Jabber Founder to Join Forces With Wikia

Wikia, the open source search engine initiative and potential Google-killer, has snagged Jeremie Miller, who foundedJabber, an open instant messaging platform.

Miller was handpicked by the Wikia project’s founder, Wikipedia’s Jimmy Wales.

“Jimmy sat down in January after he announced his intention to start this and said for it to succeed two things had to happen,” Wikia CEO Gil Penchina told LinuxInsider. “One, it had to be a collaborative project. It can’t turn into one company trying to take on the big search players. And two, it had to have someone who has led a major open source project before.”

That description matches Miller’s bona fides. He is not only recognized as the inventor of Jabber, but also of the Extensible Messaging and Presence Protocol (XMPP), which allows instant messaging platforms to interoperate, and users to communicate freely and safely.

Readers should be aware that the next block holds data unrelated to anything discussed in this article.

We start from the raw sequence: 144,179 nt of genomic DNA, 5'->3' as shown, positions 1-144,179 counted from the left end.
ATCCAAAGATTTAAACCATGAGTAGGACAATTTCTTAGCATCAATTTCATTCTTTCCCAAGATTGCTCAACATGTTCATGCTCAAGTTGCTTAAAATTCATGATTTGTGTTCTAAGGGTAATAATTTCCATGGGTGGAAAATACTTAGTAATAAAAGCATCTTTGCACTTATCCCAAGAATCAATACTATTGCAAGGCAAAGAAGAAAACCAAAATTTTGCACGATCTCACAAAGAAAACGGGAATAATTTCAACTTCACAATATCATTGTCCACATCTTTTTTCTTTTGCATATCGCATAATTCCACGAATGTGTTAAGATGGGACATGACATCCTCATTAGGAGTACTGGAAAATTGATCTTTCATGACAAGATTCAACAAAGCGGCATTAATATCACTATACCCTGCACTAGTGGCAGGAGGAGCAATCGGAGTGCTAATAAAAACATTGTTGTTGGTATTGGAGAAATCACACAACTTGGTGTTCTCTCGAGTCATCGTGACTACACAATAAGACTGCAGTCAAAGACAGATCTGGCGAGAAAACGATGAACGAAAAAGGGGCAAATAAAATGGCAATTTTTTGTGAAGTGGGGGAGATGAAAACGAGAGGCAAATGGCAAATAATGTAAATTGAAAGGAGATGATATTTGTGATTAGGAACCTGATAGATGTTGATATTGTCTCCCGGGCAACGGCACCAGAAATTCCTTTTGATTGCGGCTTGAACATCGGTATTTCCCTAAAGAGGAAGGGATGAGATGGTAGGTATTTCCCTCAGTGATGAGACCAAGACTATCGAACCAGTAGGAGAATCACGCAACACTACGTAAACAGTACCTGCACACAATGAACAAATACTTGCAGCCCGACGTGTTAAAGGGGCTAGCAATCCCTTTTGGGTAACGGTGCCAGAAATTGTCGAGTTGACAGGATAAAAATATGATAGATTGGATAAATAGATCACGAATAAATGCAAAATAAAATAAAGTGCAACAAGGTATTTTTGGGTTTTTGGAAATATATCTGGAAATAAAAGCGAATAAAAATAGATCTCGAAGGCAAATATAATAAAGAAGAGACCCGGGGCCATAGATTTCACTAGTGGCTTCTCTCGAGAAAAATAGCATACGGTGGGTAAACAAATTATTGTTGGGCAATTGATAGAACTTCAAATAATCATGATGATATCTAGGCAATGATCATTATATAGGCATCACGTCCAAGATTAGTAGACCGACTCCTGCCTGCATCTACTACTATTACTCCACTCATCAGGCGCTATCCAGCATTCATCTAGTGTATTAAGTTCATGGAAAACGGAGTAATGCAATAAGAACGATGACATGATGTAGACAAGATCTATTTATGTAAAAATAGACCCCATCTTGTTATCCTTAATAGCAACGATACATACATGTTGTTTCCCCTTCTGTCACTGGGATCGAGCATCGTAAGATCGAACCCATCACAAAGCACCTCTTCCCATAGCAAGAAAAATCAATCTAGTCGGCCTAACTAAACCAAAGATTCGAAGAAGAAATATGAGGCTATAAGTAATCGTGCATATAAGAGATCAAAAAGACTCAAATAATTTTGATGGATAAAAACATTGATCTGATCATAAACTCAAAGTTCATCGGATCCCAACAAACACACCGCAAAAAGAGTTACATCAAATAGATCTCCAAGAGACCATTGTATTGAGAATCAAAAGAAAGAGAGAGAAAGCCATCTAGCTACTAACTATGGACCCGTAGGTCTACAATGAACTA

“The Internet and Web are founded on completely open principles,” said Miller. “I’ve championed this philosophy for instant messaging and believe that the awesome power of search should be based on the same fundamental rules.”

Piece by Piece

Miller’s first task will be to develop the necessary infrastructure to allow a thousand or so volunteer developers to contribute to the project, Penchina said.

“Search breaks down into lots of problems — collecting and organizing data, picking algorithms, and so on,” he noted, adding that end users should have a choice in deciding which solution works best.

“If you think there is a better indexing system, you should be allowed to plug and play it. The consumer should be able to decide,” said Penchina.

As for further project benchmarks, “those are Jeremie’s calls now,” he remarked. “I can tell you that we will start to see more communication among the developers — we will start building out more project roadmaps.”

Consumers Win

The first push will be for the developers, which means that Google doesn’t have to worry just yet about being displaced.

“Linux during its first year wasn’t a lot of fun for consumers to use on the desktop,” Penchina recalled.

In the end, though, consumers are the initiative’s target group.

“I believe Internet search is currently broken,” stated Wales, “and the way to fix it is to build a community whose mission is to develop a search platform that is open and totally transparent.”

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